The number of aircraft on display may be no more than 20, but the museum’s collection is noteworthy, including the Northrop cruise missile JB-1 Bat and the single-engine Lockheed observation aircraft YO-3A Quiet Star, designed to be — you guessed it — quiet during flyovers in order to observe troop movements during the Vietnam War. The museum also has a Kids Love Aviation Science Program that serves more than 500 children per year and will soon include a Women in Aerospace interactive exhibit featuring artifacts from the all-female pilot group Ninety-Nines, which was formed in 1929 and included Amelia Earhart. 

Torrance Airport, 3315 Airport Drive, Red Baron #3, Torrance

Open Tuesday to Sunday, 10 a.m. to 3 p.m. 

Burbank Aviation Museum

Portal of the Folded Wings Shrine to Aviation | Konrad Summers/Flickr/Creative Commons (CC BY-SA 2.0)
Portal of the Folded Wings Shrine to Aviation | Konrad Summers/Flickr/Creative Commons (CC BY-SA 2.0)

Housed in the corner rooms of the ornate, 75-foot-tall Portal of the Folded Wings Shrine to Aviation — where many aviation pioneers are interred, including female pilots Matilde Moisant, Elizabeth Lippincott McQueen and Evelyn “Bobbi” Trout — the small but mighty Burbank Aviation Museum features model planes, archival images and other memorabilia documenting the city’s aviation history. In front of the shrine is also a mid-sized replica of the Space Shuttle Columbia commemorating the lives lost on February 1, 2003.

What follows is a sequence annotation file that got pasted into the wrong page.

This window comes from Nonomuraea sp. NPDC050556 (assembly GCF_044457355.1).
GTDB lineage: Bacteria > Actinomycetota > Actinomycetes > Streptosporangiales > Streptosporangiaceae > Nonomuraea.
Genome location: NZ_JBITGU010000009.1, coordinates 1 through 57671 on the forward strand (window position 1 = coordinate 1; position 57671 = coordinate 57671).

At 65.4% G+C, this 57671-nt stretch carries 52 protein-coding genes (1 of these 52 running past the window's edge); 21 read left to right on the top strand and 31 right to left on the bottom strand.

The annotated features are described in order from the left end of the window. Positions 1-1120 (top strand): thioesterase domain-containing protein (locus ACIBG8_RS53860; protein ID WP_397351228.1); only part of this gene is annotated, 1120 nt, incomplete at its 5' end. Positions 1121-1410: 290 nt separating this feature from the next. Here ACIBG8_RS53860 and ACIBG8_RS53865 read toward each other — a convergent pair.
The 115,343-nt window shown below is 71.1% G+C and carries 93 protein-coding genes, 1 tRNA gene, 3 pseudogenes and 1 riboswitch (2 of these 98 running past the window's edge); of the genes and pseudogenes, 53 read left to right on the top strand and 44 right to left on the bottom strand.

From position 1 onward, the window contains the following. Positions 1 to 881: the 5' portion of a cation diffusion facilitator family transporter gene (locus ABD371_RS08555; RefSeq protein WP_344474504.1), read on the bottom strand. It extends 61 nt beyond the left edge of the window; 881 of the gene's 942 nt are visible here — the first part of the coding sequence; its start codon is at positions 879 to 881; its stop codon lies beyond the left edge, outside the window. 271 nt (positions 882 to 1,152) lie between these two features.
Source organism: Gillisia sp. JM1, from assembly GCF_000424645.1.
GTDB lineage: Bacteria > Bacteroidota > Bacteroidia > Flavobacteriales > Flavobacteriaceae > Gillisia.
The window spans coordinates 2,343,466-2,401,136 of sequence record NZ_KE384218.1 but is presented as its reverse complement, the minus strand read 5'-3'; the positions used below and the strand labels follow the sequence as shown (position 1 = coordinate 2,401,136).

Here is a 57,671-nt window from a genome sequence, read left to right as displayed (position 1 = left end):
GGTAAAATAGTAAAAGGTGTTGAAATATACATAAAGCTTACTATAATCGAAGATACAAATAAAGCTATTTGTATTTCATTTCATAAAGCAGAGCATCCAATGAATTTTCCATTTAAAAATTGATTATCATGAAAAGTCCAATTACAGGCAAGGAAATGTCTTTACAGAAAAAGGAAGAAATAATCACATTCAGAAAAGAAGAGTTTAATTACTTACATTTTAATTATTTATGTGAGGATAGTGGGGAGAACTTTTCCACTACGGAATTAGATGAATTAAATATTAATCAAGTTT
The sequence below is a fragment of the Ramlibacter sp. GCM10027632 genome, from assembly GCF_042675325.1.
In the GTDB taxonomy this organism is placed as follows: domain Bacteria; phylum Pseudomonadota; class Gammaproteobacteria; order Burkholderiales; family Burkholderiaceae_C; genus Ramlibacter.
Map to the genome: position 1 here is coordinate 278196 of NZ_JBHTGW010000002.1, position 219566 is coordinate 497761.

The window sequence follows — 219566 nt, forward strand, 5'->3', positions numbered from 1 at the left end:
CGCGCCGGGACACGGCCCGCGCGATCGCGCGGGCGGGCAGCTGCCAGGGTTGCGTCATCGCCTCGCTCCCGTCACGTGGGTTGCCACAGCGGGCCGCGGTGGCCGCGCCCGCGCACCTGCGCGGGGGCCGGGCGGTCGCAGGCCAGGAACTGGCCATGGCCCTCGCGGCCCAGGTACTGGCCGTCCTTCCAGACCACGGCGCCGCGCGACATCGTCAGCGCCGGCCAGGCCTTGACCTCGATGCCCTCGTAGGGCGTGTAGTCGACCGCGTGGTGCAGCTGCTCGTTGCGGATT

3898 Valhalla Drive in Valhalla Memorial Park, Burbank

Open the first Sunday of the month, 1 p.m. to 3 p.m.

Palm Springs Air Museum

Tuskegee P-51 at the Palm Springs Air Museum | Wikimedia Commons/Jwissick
Tuskegee P-51 Mustang at the Palm Springs Air Museum | Wikimedia Commons/Jwissick

The 86,000-square-foot museum features 59 planes and four hangars. Not only can visitors see aircraft up close, but they can also purchase tickets to fly in one of two vintage warbirds: a P-51 Mustang, a fighter aircraft flown during World War II and the Korean War, or a C-47 Skytrain, a military transport aircraft that was used by Allied armed forces. But such a ride comes at a high price: $1,895 to ride in the P-52, and $99 for a ride in the C-47.

745 N Gene Autry Trail, Palm Springs

Open daily from 10 a.m. to 5 p.m.

Yanks Air Museum in Chino

Cessna AW NC8782 "West Wind III" at the Yanks Air Museum. | Alan Wilson/Flickr/Creative Commons (CC BY-SA 2.0)
Cessna AW NC8782 "West Wind III" at the Yanks Air Museum. | Alan Wilson/Flickr/Creative Commons (CC BY-SA 2.0)

There are more than 200 American aircraft in the Yanks collection: from the sleek McDonnell Douglas F-18 of the Navy’s Blue Angels fame to an AW Golden Age Cessna, popular during the late 1920s. The museum also has two examples of Curtiss JN-4 Jenny aircraft, which “The Flying Schoolgirl” Katherine Stinson, the first female aerobatics pilot, was known to fly, as well as Phoebe Fairgrave Omlie, the first American woman to receive an aircraft mechanic license. 

7000 Merrill Avenue, #35-A270, Chino

Open Tuesday to Sunday, 9 a.m. to 4 p.m.